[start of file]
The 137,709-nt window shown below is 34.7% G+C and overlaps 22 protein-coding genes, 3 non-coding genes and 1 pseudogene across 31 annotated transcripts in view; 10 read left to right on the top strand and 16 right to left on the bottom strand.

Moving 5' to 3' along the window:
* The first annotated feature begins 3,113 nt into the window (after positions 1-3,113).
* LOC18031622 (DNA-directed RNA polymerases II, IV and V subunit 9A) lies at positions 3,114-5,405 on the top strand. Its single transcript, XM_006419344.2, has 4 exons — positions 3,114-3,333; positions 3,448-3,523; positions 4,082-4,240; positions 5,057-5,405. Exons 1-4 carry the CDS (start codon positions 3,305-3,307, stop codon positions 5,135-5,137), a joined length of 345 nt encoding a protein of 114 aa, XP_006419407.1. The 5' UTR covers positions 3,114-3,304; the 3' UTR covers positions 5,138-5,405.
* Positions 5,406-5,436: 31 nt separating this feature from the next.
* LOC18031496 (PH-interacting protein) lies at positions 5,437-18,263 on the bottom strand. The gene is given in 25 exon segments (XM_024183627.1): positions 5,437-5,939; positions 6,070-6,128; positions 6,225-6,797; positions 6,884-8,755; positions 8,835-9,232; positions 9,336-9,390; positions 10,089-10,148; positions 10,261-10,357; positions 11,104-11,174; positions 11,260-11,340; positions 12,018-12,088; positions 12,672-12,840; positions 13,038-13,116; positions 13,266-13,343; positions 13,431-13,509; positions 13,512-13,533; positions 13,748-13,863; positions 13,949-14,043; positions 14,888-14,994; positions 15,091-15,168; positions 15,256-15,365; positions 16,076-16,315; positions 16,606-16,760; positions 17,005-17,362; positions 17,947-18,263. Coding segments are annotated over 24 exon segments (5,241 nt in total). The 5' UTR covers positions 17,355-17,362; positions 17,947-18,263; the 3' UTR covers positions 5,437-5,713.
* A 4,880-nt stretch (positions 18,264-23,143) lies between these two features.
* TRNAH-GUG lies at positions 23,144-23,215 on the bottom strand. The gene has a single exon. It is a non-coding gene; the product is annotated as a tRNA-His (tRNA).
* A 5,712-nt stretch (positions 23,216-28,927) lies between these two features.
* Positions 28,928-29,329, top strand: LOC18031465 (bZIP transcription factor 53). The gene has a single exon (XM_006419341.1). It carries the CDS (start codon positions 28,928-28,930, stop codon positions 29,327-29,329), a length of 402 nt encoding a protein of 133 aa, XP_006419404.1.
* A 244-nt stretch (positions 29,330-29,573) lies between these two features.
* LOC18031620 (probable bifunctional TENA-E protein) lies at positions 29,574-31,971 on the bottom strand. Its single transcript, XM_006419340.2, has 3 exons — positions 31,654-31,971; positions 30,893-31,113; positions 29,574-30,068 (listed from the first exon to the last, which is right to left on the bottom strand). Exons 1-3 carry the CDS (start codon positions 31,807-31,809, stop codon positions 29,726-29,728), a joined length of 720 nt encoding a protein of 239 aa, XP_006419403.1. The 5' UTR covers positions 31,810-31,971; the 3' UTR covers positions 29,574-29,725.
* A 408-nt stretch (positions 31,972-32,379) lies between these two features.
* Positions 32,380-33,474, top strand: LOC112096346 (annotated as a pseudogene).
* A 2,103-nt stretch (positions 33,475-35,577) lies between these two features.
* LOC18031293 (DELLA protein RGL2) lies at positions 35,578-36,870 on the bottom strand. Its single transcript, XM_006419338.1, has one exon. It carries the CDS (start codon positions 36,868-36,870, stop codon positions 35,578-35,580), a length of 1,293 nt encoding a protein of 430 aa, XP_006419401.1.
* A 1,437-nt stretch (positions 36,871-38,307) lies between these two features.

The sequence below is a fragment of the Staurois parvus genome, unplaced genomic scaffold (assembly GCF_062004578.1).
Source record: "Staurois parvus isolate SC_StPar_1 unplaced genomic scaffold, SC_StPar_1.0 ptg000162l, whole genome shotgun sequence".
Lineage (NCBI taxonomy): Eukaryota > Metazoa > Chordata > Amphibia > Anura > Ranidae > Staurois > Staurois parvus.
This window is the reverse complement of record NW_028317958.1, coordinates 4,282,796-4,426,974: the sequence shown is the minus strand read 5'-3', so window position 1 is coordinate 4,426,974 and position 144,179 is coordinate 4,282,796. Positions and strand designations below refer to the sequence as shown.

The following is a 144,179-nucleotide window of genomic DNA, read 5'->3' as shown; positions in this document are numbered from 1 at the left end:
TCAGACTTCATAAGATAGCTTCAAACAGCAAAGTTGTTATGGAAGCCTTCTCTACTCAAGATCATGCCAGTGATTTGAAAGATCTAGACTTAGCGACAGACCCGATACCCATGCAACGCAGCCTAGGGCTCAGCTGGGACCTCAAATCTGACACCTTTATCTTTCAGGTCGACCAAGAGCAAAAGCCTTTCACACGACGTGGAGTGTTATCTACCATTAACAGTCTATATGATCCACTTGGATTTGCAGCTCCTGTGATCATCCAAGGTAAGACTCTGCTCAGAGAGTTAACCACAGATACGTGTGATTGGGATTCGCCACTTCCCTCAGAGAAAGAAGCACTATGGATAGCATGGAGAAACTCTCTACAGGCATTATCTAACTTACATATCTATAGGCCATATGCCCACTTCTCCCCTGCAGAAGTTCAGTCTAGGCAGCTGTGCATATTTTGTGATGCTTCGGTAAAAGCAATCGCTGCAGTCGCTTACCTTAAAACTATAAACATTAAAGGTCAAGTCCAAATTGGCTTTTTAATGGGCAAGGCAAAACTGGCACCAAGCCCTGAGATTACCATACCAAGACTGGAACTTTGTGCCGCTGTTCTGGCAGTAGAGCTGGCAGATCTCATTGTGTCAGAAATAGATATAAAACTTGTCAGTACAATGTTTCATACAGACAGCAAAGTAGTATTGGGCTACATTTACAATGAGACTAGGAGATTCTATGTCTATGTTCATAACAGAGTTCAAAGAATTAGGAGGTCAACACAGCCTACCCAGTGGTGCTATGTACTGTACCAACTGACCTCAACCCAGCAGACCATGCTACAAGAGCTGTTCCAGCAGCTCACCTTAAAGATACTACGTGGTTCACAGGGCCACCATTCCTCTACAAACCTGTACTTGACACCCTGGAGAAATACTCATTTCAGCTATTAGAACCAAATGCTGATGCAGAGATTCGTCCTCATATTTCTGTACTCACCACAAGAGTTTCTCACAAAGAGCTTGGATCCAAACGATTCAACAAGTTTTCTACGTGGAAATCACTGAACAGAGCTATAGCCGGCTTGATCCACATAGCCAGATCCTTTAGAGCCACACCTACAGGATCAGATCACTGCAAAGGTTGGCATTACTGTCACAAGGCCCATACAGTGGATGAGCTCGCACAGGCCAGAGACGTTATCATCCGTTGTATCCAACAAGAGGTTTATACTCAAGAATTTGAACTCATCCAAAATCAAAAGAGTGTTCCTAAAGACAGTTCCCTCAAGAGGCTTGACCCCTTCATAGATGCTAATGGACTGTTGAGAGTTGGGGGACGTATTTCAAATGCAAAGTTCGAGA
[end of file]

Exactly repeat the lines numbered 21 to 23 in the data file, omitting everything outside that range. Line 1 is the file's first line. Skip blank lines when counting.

This window is the reverse complement of record NW_028317958.1, coordinates 4,282,796-4,426,974: the sequence shown is the minus strand read 5'-3', so window position 1 is coordinate 4,426,974 and position 144,179 is coordinate 4,282,796. Positions and strand designations below refer to the sequence as shown.

The following is a 144,179-nucleotide window of genomic DNA, read 5'->3' as shown; positions in this document are numbered from 1 at the left end:
TCAGACTTCATAAGATAGCTTCAAACAGCAAAGTTGTTATGGAAGCCTTCTCTACTCAAGATCATGCCAGTGATTTGAAAGATCTAGACTTAGCGACAGACCCGATACCCATGCAACGCAGCCTAGGGCTCAGCTGGGACCTCAAATCTGACACCTTTATCTTTCAGGTCGACCAAGAGCAAAAGCCTTTCACACGACGTGGAGTGTTATCTACCATTAACAGTCTATATGATCCACTTGGATTTGCAGCTCCTGTGATCATCCAAGGTAAGACTCTGCTCAGAGAGTTAACCACAGATACGTGTGATTGGGATTCGCCACTTCCCTCAGAGAAAGAAGCACTATGGATAGCATGGAGAAACTCTCTACAGGCATTATCTAACTTACATATCTATAGGCCATATGCCCACTTCTCCCCTGCAGAAGTTCAGTCTAGGCAGCTGTGCATATTTTGTGATGCTTCGGTAAAAGCAATCGCTGCAGTCGCTTACCTTAAAACTATAAACATTAAAGGTCAAGTCCAAATTGGCTTTTTAATGGGCAAGGCAAAACTGGCACCAAGCCCTGAGATTACCATACCAAGACTGGAACTTTGTGCCGCTGTTCTGGCAGTAGAGCTGGCAGATCTCATTGTGTCAGAAATAGATATAAAACTTGTCAGTACAATGTTTCATACAGACAGCAAAGTAGTATTGGGCTACATTTACAATGAGACTAGGAGATTCTATGTCTATGTTCATAACAGAGTTCAAAGAATTAGGAGGTCAACACAGCCTACCCAGTGGTGCTATGTACTGTACCAACTGACCTCAACCCAGCAGACCATGCTACAAGAGCTGTTCCAGCAGCTCACCTTAAAGATACTACGTGGTTCACAGGGCCACCATTCCTCTACAAACCTGTACTTGACACCCTGGAGAAATACTCATTTCAGCTATTAGAACCAAATGCTGATGCAGAGATTCGTCCTCATATTTCTGTACTCACCACAAGAGTTTCTCACAAAGAGCTTGGATCCAAACGATTCAACAAGTTTTCTACGTGGAAATCACTGAACAGAGCTATAGCCGGCTTGATCCACATAGCCAGATCCTTTAGAGCCACACCTACAGGATCAGATCACTGCAAAGGTTGGCATTACTGTCACAAGGCCCATACAGTGGATGAGCTCGCACAGGCCAGAGACGTTATCATCCGTTGTATCCAACAAGAGGTTTATACTCAAGAATTTGAACTCATCCAAAATCAAAAGAGTGTTCCTAAAGACAGTTCCCTCAAGAGGCTTGACCCCTTCATAGATGCTAATGGACTGTTGAGAGTTGGGGGACGTATTTCAAATGCAAAGTTCGAGA